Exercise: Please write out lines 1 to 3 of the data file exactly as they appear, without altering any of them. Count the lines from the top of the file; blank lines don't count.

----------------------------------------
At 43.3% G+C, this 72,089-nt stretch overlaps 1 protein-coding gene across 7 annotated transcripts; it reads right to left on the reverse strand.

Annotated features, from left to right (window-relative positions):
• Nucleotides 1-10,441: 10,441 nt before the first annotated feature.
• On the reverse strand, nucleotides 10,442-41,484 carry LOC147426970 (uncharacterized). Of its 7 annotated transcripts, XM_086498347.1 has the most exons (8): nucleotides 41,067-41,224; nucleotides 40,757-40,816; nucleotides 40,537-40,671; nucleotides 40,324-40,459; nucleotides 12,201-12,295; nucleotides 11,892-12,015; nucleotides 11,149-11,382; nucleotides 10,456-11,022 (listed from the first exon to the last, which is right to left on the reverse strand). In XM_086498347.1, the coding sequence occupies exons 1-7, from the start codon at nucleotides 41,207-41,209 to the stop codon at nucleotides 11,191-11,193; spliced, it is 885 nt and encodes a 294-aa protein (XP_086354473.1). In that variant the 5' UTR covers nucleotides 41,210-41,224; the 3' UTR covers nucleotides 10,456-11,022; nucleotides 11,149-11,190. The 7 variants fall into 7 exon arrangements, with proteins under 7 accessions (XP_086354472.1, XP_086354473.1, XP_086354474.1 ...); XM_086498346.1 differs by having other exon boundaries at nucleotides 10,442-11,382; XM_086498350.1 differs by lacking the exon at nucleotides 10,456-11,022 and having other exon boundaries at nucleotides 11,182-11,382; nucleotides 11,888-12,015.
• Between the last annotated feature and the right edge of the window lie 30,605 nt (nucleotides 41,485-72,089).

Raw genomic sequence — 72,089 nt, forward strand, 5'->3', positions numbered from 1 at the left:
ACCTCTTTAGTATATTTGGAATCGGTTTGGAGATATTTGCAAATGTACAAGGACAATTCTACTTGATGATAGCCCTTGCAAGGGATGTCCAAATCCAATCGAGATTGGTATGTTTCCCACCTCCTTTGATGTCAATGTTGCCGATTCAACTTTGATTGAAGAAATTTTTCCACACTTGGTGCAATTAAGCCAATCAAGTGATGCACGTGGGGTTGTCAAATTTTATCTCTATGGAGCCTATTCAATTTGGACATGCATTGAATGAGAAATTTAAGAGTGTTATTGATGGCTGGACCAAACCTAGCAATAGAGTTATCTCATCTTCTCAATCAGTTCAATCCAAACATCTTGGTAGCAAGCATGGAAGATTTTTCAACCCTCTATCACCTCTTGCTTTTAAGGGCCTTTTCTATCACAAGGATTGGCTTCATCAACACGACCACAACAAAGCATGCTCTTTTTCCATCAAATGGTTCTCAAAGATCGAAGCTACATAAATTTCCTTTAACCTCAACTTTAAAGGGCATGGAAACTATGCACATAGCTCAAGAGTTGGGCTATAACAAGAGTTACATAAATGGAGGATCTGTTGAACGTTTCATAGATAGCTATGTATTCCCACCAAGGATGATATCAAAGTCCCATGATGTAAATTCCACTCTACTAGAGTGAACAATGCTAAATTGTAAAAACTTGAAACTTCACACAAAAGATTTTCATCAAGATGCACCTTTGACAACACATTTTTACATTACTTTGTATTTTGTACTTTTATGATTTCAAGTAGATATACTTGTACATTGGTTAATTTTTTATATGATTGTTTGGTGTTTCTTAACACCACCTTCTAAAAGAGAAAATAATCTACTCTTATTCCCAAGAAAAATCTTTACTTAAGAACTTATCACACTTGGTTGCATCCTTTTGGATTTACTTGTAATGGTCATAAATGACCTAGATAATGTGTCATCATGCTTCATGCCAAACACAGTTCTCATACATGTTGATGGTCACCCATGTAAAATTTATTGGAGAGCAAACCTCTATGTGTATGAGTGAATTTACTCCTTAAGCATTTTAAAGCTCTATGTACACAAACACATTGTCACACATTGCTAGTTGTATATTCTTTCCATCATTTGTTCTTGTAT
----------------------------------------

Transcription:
At 43.3% G+C, this 72,089-nt stretch overlaps 1 protein-coding gene across 7 annotated transcripts; it reads right to left on the reverse strand.

Annotated features, from left to right (window-relative positions):
• Nucleotides 1-10,441: 10,441 nt before the first annotated feature.